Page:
Several firms are vying to offer non-transparent ETF structures with key differences in the mechanics used to obfuscate holdings, according to a new report from Cerulli, which reveals that active managers are highly interested in offering their strategies via non-transparent structures as they present a unique distribution opportunity with little downside.
Of the asset managers surveyed by Cerulli, 46 per cent indicated that they would build out non-transparent ETF capabilities should a proposal be approved by the SEC. A further 55 per cent of those respondents indicate that they would launch an equity strategy within a year.
The report, which analyses mutual fund and ETF product trends as of March 2019 and provides special coverage on the future of investment management, also finds that mutual fund assets stand poised to crack the USD15 trillion barrier, finishing March just USD12 billion below the mark. In October 2010, total ETF assets remained under the USD1 trillion threshold, sitting at USD924 billion. Fast forward less than nine years, total ETF assets closed March at USD3.8 trillion. Mutual fund net flows outpaced ETFs during 1Q 2019, attracting USD80.7 billion compared to USD52.7 billion.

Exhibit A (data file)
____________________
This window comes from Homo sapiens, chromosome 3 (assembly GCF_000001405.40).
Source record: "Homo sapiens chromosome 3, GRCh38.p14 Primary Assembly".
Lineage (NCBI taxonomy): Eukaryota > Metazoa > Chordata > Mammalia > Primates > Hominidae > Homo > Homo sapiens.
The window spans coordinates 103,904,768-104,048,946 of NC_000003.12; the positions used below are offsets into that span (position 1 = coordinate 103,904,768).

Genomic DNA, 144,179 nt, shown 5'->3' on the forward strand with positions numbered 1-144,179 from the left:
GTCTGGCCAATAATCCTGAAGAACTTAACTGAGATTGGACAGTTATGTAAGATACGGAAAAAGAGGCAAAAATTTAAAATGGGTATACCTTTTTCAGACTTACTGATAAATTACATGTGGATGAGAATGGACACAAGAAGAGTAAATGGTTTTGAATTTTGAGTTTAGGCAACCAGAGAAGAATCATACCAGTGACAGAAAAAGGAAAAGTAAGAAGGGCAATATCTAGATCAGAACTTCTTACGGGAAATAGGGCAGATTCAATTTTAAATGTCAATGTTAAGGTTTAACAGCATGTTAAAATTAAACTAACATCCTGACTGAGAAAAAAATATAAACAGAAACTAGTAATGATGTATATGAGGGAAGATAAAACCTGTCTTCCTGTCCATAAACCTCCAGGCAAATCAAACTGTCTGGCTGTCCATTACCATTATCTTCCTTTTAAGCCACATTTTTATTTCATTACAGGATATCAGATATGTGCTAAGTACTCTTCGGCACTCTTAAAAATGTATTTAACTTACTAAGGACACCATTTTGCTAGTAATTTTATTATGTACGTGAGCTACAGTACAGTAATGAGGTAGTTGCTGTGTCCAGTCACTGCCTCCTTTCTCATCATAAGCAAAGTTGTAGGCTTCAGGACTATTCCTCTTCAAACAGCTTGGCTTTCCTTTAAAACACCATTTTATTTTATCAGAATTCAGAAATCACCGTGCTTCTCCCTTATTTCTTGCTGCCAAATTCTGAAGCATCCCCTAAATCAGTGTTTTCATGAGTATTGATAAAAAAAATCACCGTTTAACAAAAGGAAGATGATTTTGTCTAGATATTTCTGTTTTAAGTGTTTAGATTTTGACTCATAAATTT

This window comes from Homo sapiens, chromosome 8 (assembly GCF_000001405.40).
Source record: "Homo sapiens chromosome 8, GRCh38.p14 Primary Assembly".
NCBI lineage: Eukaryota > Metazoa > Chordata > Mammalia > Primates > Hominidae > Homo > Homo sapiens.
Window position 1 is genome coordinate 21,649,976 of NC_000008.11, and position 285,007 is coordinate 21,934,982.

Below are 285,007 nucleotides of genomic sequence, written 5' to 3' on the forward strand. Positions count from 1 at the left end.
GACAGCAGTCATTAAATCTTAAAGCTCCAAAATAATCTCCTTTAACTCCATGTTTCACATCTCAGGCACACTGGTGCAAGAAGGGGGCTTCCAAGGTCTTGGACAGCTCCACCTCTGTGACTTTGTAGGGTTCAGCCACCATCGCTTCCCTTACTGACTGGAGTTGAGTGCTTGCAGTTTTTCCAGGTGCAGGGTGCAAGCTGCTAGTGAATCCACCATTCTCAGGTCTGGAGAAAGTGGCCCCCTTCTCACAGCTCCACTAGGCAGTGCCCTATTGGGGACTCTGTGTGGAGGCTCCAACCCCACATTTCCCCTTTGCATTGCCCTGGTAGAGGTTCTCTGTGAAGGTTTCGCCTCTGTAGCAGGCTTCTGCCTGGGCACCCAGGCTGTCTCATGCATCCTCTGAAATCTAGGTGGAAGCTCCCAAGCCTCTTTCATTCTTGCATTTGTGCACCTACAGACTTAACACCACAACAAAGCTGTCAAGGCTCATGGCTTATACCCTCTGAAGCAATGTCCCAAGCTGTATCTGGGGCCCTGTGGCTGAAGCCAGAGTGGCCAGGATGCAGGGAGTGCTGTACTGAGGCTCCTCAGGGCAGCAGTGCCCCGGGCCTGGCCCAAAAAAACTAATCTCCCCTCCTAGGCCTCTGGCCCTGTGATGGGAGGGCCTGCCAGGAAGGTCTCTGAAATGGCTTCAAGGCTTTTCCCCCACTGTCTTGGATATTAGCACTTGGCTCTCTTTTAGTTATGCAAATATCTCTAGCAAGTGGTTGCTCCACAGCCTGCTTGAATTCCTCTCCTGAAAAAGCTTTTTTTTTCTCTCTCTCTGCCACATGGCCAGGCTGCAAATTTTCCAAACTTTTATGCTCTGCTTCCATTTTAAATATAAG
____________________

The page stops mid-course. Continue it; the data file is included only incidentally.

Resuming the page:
Cerulli’s data also highlights that most advisors (65 per cent) intend to use lower-cost share classes in the future. Platform/wrap shares, institutional shares, and other clean shares (excluding R6-shares) are the clear beneficiaries of the use of lower-cost share classes. Combined, these three share class types accounted for 57.8 per cent of asset managers’ (within Cerulli’s survey sample) 2017 gross sales. From the advisor perspective, platform/wrap shares and institutional shares accounted for 17.4 per cent and 19.2 per cent of 2017 practice sales, respectively, and project to see increases over the next 12 to 24 months by at least 27 per cent of advisors.